Southern Oscillation Index
The Southern Oscillation Index (SOI) is calculated from the monthly or seasonal fluctuations in the air pressure difference between Tahiti and Darwin.
A strongly and consistently positive SOI pattern (e.g. consistently above about +6 over a two month period) is related to a high probability of above the long-term average (median) rainfall for many areas of Australia, especially areas of eastern Australia (including northern Tasmania) - La Niņa.
Conversely, a 'deep' and consistently negative SOI pattern (less than about minus 6 over a two month period, with little change over that period) is related to a high probability of below median rainfall for many areas of Australia at certain times of the year - El Niņo.
However, it is important to remember that the pattern of relationship between SOI and rainfall (and temperature) can vary depending on the particular season and region. Additionally, the change in SOI over a specified period can be as important in understanding relationships between SOI and rainfall as is the absolute value in SOI.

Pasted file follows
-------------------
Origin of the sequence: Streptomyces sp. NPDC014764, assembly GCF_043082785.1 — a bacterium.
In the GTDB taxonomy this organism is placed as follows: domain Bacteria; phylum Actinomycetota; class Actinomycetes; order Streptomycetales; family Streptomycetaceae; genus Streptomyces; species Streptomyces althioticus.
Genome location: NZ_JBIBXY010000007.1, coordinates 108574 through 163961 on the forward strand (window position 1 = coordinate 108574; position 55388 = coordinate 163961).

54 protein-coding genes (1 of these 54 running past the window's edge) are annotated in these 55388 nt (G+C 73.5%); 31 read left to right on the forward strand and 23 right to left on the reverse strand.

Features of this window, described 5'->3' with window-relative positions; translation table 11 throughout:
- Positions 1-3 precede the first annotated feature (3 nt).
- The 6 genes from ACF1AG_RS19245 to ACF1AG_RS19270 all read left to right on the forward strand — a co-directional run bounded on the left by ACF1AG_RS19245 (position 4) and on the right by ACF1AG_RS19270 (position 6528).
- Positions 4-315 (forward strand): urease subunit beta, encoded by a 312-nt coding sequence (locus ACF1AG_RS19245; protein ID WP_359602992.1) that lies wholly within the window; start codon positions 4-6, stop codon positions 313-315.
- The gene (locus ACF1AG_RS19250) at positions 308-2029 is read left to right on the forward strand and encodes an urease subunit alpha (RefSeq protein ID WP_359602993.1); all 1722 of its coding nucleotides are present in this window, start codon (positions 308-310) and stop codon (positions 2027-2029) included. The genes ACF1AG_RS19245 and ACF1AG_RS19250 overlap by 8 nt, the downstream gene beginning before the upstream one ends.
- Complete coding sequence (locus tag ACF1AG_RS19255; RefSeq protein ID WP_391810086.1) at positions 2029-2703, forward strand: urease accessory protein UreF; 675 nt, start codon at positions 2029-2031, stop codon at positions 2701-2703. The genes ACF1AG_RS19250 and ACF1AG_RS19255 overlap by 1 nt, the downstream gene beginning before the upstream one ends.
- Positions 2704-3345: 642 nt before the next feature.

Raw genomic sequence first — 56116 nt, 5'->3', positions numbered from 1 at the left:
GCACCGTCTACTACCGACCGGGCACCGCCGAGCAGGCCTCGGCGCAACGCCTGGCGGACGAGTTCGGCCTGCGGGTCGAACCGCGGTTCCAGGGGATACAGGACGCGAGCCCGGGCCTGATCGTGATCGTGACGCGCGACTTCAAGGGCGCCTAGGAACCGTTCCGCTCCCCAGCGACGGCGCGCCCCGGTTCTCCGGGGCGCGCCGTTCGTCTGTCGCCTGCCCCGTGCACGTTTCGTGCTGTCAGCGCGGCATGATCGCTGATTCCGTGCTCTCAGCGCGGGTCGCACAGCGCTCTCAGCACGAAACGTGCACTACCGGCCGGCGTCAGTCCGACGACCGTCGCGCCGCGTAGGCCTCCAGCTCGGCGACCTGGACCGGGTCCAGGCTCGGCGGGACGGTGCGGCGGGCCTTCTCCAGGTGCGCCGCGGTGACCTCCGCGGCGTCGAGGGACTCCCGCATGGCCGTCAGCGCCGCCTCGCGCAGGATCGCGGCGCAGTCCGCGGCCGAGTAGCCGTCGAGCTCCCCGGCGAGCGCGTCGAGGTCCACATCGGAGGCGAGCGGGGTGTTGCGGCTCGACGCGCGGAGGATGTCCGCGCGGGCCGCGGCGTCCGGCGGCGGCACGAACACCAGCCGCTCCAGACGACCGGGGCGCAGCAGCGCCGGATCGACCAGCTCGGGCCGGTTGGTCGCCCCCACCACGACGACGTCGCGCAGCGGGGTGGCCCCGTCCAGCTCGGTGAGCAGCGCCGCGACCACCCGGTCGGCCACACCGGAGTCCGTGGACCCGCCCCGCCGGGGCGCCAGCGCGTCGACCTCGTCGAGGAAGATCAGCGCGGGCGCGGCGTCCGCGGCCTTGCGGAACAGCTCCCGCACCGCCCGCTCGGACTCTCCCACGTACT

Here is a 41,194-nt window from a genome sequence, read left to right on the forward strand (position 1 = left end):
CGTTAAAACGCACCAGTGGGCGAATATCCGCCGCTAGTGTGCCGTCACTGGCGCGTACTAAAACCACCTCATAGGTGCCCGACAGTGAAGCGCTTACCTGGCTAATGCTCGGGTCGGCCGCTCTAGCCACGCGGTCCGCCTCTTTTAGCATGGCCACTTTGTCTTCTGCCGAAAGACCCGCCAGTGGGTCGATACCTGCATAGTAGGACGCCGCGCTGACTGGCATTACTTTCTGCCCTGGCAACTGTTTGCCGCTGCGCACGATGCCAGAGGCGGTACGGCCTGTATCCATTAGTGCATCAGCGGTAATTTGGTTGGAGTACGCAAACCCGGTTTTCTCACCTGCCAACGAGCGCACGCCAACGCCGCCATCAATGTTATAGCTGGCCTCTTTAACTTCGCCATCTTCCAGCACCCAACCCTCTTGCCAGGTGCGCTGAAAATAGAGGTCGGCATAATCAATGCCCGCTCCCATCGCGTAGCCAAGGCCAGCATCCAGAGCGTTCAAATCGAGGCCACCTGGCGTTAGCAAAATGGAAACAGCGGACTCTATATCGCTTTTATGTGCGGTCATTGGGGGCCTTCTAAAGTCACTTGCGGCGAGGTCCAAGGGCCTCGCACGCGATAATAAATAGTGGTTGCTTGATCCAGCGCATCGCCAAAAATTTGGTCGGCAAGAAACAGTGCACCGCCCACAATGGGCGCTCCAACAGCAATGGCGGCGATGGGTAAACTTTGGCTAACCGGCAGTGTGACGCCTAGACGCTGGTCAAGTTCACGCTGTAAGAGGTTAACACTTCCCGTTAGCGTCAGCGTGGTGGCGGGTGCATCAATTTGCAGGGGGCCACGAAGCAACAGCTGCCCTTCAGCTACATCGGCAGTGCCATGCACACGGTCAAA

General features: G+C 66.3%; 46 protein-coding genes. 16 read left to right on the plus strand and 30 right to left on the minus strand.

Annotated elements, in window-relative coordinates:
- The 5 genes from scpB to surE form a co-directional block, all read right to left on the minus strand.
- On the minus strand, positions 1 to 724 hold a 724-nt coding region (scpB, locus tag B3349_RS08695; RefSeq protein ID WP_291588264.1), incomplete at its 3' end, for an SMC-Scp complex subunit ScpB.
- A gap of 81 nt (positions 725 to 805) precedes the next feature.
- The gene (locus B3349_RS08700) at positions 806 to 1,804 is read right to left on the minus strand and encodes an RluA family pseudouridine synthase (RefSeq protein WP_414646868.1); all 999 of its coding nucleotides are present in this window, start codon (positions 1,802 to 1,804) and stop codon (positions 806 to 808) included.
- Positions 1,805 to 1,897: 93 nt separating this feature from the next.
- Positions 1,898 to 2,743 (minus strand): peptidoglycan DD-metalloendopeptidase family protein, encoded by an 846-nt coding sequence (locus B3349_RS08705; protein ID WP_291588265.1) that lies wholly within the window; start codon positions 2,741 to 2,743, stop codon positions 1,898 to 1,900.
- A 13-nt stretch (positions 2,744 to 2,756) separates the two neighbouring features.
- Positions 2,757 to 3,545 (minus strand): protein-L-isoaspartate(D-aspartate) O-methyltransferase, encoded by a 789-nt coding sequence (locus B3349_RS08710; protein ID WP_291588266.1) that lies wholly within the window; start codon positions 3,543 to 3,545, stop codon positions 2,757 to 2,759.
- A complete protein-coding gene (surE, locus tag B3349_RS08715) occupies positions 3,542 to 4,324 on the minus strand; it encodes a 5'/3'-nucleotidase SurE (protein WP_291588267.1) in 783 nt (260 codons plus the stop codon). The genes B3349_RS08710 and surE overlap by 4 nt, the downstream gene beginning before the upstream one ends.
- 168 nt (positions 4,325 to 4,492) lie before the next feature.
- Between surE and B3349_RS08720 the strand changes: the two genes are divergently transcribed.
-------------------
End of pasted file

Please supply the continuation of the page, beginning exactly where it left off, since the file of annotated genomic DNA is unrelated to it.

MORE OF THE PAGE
Temperatures will remain above 40 degrees Celsius in parts of central and southern Queensland until at least Wednesday next week, the Bureau of Meterology (BOM) warns.
Hot weather can take a serious toll on our health.
The sort of temperatures that see roads melt and cold taps flowing with boiling water are set to scorch Sydney and northern New South Wales over the next few days with the weather bureau officially forecasting a rare "extreme heatwave".